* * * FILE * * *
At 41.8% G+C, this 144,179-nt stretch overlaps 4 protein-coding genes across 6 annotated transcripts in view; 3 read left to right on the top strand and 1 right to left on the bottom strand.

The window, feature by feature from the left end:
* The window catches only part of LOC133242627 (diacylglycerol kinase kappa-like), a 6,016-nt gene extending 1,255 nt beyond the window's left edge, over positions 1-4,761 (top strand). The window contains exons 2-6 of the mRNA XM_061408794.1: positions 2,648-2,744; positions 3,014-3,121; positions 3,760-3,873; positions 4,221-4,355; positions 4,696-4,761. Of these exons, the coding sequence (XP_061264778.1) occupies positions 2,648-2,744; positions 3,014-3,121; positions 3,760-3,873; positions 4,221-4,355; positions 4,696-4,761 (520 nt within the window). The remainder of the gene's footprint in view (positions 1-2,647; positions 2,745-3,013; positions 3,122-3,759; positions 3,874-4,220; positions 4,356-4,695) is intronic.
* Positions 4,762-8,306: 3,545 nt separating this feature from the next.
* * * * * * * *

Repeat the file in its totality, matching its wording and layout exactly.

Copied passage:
At 41.8% G+C, this 144,179-nt stretch overlaps 4 protein-coding genes across 6 annotated transcripts in view; 3 read left to right on the top strand and 1 right to left on the bottom strand.

The window, feature by feature from the left end:
* The window catches only part of LOC133242627 (diacylglycerol kinase kappa-like), a 6,016-nt gene extending 1,255 nt beyond the window's left edge, over positions 1-4,761 (top strand). The window contains exons 2-6 of the mRNA XM_061408794.1: positions 2,648-2,744; positions 3,014-3,121; positions 3,760-3,873; positions 4,221-4,355; positions 4,696-4,761. Of these exons, the coding sequence (XP_061264778.1) occupies positions 2,648-2,744; positions 3,014-3,121; positions 3,760-3,873; positions 4,221-4,355; positions 4,696-4,761 (520 nt within the window). The remainder of the gene's footprint in view (positions 1-2,647; positions 2,745-3,013; positions 3,122-3,759; positions 3,874-4,220; positions 4,356-4,695) is intronic.
* Positions 4,762-8,306: 3,545 nt separating this feature from the next.